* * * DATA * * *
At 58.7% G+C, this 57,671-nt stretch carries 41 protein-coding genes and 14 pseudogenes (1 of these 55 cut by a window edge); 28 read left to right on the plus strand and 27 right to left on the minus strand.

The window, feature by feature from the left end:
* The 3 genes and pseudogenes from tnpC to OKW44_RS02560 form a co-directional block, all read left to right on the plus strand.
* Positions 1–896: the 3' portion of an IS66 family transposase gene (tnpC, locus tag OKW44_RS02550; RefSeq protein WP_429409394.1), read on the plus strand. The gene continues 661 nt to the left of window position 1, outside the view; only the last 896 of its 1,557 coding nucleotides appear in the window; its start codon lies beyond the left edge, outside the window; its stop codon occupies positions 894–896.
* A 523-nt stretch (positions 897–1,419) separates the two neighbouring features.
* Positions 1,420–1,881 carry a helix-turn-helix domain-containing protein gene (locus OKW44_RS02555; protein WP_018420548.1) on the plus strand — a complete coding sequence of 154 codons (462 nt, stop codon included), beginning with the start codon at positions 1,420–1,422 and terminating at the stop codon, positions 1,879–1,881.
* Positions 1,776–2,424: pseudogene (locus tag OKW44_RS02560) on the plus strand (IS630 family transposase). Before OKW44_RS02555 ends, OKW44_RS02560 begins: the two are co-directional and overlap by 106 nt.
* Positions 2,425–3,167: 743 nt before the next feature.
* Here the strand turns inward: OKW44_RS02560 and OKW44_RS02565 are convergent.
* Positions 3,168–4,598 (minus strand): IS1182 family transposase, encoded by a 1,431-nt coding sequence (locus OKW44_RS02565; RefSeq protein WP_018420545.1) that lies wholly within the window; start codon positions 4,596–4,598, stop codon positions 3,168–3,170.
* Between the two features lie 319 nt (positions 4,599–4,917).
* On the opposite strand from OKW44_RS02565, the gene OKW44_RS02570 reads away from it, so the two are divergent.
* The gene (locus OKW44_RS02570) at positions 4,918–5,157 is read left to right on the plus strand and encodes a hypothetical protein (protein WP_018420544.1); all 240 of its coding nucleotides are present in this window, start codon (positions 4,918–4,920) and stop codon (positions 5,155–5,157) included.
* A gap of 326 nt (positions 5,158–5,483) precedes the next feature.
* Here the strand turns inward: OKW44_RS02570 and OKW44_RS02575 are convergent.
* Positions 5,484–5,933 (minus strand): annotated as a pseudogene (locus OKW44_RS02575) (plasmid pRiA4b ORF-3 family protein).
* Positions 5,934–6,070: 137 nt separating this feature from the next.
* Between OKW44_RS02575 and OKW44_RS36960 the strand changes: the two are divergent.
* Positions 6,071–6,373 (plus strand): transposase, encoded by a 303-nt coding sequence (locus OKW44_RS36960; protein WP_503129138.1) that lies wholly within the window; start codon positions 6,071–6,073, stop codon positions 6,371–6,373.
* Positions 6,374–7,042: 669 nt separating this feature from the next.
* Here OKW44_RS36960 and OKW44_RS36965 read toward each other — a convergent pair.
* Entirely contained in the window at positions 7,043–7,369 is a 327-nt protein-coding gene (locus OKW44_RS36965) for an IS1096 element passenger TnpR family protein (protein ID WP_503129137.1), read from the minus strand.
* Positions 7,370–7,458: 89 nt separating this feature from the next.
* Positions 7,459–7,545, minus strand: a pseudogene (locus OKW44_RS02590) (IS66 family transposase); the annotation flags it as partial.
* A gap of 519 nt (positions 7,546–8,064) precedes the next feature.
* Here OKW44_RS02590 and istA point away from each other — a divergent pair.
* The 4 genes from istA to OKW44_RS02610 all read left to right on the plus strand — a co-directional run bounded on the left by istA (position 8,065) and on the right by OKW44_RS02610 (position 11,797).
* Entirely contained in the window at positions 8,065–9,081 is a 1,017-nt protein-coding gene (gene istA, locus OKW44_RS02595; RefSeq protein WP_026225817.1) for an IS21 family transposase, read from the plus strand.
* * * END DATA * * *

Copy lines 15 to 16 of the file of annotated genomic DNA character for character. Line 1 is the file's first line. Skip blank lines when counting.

* Here the strand turns inward: OKW44_RS02570 and OKW44_RS02575 are convergent.
* Positions 5,484–5,933 (minus strand): annotated as a pseudogene (locus OKW44_RS02575) (plasmid pRiA4b ORF-3 family protein).